Getting Ready for Drawdown Learn, 10/19-10/21 at Omega Institute in Rhinebeck!

Breakout session on 2100: A Dystopian Utopia -- Resilience, Adaptation, and Innovation in a Warmer World to be led by Vanessa Keith

October 8, 2018

More About  Project Drawdown: 

With a modest budget and little fanfare, a group of 200 scientists and researchers mapped and modeled the 100 most effective ways to draw down greenhouse gas emissions. The Drawdown team did the math to calculate what humanity can achieve with tools already in use around the globe. Since the findings were published in April 2017, Drawdown: The Most Comprehensive Plan Ever Proposed to Reverse Global Warming has become a New York Times best seller, prompting hundreds of media reports, events, and new editions worldwide.

In 2018, along with partners at the PNW BOCES Center for Environmental Education, SCI21, the Northwest Earth Institute, and the Cloud Institute for Sustainability Education, the Omega Center for Sustainable Living is inviting educators, curriculum developers, parents, students, librarians, community groups, researchers, local officials, and other interested parties to learn together and chart a path forward.

“Innovation. Creativity. Ingenuity. Genius. When you set bigger goals, everything opens up.” —Paul Hawken, Project Drawdown

More About Vanessa’s Breakout Session: 2100: A Dystopian Utopia. Resilience, Adaptation, and Innovation in a Warmer World

How can we change our way of life to be more in keeping with natural systems and processes? Climate change unquestionably represents the biggest challenge we face, as well as our biggest opportunity for lasting, positive change in forging a new path forward. Serving both as an innovative and practical guide, as well as a call to action to increase efforts that reverse global warming trends, Vanessa Keith’s work to envision the cities of the future on a planet that will be more densely populated, subject to an array of environmental challenges, and significantly warmer offers a comprehensive design response to climate change’s most challenging scenarios. Although this work is speculative, its premises are supported by the latest climate research. Explore how cities can become more integrated with nature and natural processes. Discover how places that no longer may be suitable for large scale populations due to climate change could be reforested and returned to wilderness, or become outpost settlements focused on a wide variety of activities such as rainforest regeneration, recycling, industrial symbiosis, renewable energy generation and carbon capture and sequestration. This session will explore how creative and proactive urban design and “coming attractions” solutions planning could be integrated now and in the future to create living environments in the context of climate change.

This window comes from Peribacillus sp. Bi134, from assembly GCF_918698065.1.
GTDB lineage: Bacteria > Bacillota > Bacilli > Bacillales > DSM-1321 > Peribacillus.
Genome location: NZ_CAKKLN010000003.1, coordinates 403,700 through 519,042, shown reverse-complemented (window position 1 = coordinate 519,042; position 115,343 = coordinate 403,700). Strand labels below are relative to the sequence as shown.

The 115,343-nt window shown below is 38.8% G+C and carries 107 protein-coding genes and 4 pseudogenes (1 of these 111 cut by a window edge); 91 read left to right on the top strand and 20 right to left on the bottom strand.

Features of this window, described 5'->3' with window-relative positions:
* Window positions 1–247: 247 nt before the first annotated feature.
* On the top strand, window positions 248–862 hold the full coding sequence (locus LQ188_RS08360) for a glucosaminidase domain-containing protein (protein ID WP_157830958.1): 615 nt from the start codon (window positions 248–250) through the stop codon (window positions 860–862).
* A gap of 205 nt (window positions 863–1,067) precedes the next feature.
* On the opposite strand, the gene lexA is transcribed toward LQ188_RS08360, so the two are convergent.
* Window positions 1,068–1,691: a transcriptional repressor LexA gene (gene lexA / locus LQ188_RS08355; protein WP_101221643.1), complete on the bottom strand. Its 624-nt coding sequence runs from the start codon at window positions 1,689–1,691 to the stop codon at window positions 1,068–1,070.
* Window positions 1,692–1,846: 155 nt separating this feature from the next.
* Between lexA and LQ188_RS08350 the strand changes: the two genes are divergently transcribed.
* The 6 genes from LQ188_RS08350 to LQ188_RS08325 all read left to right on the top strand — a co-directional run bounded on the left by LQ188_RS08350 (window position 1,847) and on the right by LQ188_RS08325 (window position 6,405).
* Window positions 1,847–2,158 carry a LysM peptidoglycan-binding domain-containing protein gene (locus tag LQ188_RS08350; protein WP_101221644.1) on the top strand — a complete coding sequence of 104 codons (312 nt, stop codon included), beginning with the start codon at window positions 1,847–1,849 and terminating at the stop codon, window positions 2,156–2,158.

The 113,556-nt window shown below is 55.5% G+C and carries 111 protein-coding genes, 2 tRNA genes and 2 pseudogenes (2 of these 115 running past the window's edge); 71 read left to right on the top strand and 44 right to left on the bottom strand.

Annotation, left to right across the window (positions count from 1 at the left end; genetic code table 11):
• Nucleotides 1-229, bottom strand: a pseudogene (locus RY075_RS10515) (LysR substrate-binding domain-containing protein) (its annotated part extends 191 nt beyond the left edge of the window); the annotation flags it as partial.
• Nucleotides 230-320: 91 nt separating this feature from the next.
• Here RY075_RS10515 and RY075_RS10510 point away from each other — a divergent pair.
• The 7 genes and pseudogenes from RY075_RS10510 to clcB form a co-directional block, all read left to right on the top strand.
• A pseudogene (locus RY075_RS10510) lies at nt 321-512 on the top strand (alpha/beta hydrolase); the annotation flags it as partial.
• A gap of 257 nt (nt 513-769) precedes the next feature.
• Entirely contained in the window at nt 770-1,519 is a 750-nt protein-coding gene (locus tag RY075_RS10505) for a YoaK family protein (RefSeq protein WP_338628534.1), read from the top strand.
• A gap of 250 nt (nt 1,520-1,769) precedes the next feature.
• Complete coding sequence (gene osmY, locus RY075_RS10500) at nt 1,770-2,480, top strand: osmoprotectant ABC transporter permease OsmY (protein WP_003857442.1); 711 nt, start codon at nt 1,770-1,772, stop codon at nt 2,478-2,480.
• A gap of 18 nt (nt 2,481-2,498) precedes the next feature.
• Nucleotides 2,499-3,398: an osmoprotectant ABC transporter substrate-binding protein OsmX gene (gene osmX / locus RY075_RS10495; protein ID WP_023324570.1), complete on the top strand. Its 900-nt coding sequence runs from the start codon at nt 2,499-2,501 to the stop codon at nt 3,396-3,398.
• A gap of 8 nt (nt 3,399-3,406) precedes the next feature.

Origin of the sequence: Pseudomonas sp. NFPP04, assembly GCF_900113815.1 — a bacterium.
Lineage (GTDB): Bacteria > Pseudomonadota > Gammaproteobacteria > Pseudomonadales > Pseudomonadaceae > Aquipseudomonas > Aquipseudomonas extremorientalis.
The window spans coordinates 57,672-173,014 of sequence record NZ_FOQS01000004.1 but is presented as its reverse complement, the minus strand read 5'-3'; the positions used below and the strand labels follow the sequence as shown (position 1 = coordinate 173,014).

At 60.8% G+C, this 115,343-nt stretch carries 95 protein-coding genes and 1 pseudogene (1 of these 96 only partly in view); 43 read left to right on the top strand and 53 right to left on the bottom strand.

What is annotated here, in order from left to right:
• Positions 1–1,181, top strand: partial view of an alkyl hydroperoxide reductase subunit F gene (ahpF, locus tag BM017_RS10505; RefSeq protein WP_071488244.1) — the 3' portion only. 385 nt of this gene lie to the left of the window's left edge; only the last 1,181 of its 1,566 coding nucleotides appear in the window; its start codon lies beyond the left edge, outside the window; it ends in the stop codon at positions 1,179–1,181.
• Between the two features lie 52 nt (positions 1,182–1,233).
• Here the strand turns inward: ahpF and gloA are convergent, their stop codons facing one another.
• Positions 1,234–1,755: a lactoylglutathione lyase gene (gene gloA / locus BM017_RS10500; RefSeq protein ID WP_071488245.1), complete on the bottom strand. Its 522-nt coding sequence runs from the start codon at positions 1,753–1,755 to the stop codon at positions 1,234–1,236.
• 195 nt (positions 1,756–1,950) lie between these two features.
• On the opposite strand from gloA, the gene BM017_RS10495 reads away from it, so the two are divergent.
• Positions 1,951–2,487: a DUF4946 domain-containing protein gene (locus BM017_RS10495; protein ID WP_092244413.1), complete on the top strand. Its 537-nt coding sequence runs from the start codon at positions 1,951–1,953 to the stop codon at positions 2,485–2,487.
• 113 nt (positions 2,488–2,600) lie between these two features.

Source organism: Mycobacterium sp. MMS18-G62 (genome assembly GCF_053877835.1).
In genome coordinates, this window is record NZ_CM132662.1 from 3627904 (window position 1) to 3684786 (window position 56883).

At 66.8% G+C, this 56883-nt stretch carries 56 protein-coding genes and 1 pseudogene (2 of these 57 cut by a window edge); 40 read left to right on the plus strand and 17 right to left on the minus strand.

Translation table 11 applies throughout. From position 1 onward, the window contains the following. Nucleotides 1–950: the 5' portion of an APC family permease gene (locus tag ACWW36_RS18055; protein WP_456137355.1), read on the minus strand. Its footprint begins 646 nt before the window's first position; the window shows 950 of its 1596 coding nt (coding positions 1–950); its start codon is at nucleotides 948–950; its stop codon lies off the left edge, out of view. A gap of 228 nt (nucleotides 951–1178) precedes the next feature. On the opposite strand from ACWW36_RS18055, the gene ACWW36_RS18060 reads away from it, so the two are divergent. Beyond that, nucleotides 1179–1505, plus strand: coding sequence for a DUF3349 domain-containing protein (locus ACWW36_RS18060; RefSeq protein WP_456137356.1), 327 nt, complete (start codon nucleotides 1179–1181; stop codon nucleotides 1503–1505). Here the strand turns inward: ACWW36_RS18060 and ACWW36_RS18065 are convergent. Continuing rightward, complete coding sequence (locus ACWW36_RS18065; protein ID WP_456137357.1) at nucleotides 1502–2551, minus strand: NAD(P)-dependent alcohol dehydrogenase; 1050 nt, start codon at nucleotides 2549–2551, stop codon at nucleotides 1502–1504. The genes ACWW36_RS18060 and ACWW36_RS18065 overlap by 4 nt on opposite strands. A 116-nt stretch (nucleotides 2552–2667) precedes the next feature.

Find out more about Drawdown Learn here:

A description of the breakout sessions can be found here:

Beijing’s outpost settlement with its recycling and waste to energy facilities, remediation and vertical farming.

Johannesburg’s compact megacity uses the city’s facades and infrastructure as a green habitat for birds and other wildlife.

Phoenix’s outpost settlement sees the repurposing and retrofitting of existing buildings with green ‘clip-on’ architecture.

Wellington’s ‘Stacked Rambla’ becomes a vibrant pedestrian zone in a neighborhood spanning a gorge with bridges containing filaments which generate wind power.

Sao Paulo’s bicycle and pedestrian centered outpost settlement is focused on rainforest regeneration and the production of medicinal and nutraceutical extracts.